Gilbert, Sir Humphrey

The Columbia Encyclopedia, 6th ed.
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Gilbert, Sir Humphrey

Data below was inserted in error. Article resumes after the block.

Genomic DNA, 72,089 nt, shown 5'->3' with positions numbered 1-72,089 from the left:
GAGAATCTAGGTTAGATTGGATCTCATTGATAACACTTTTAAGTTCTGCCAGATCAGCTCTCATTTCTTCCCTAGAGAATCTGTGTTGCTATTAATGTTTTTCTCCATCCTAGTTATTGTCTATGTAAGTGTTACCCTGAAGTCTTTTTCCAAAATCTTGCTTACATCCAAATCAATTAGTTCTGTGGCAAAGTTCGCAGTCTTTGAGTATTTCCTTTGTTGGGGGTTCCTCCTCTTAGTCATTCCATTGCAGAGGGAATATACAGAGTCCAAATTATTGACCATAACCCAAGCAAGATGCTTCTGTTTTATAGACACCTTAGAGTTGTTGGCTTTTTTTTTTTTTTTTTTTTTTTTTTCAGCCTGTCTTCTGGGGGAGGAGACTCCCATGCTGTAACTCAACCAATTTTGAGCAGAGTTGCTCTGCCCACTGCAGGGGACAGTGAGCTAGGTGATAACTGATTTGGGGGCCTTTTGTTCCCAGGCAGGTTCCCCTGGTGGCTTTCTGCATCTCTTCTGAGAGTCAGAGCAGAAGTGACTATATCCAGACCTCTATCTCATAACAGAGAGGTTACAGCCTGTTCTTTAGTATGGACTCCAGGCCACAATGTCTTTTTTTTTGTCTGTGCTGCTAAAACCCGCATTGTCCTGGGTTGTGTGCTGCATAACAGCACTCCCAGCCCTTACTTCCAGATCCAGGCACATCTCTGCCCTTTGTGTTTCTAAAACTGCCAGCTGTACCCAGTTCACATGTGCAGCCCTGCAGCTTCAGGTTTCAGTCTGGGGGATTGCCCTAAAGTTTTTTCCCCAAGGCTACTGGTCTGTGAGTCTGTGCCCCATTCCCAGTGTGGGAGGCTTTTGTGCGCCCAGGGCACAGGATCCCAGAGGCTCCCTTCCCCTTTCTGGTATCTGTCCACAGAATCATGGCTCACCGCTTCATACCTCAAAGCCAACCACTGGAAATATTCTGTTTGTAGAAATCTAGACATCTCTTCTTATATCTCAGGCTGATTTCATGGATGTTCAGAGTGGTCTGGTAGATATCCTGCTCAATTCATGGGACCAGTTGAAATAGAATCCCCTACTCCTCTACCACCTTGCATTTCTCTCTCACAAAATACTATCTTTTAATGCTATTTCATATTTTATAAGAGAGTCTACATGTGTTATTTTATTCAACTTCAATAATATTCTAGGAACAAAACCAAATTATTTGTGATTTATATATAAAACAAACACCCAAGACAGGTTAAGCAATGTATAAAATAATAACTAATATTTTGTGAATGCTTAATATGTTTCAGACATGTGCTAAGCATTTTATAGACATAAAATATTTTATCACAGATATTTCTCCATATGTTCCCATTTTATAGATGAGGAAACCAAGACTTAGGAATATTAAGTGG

Sir Humphrey Gilbert, 1537?–1583, English soldier, navigator, and explorer; half-brother of Sir Walter Raleigh. Knighted (1570) for his service in the campaigns in Ireland, he later (1572) served in the Netherlands. Convinced of the existence of a Northwest Passage, he explained his theories in his famous Discourse (ed., with some additions, by George Gascoigne in 1576), which inspired the voyages of Martin Frobisher and John Davis and for many years motivated English exploration in the northern regions. In 1578, Gilbert was granted a patent by Queen Elizabeth I to found colonies in America and other lands. His first expedition, undertaken the same year, failed completely, but on his second voyage (1583) he reached Newfoundland. Entering the harbor of present-day St. John's, he took possession of the region in the name of the queen and assumed authority as governor over the colony of fishermen there. Still in search of the Northwest Passage, he explored to the southwest. After losing one ship, among other disasters, he decided to return to England; however, the small vessel carrying Gilbert was lost in a storm in the Azores. The narrative of Gilbert's voyage by Edward Hayes is included with other documents in Sir Humfrey Gylberte and His Enterprise (ed. by Carlos Slafter, 1903, repr. 1967).

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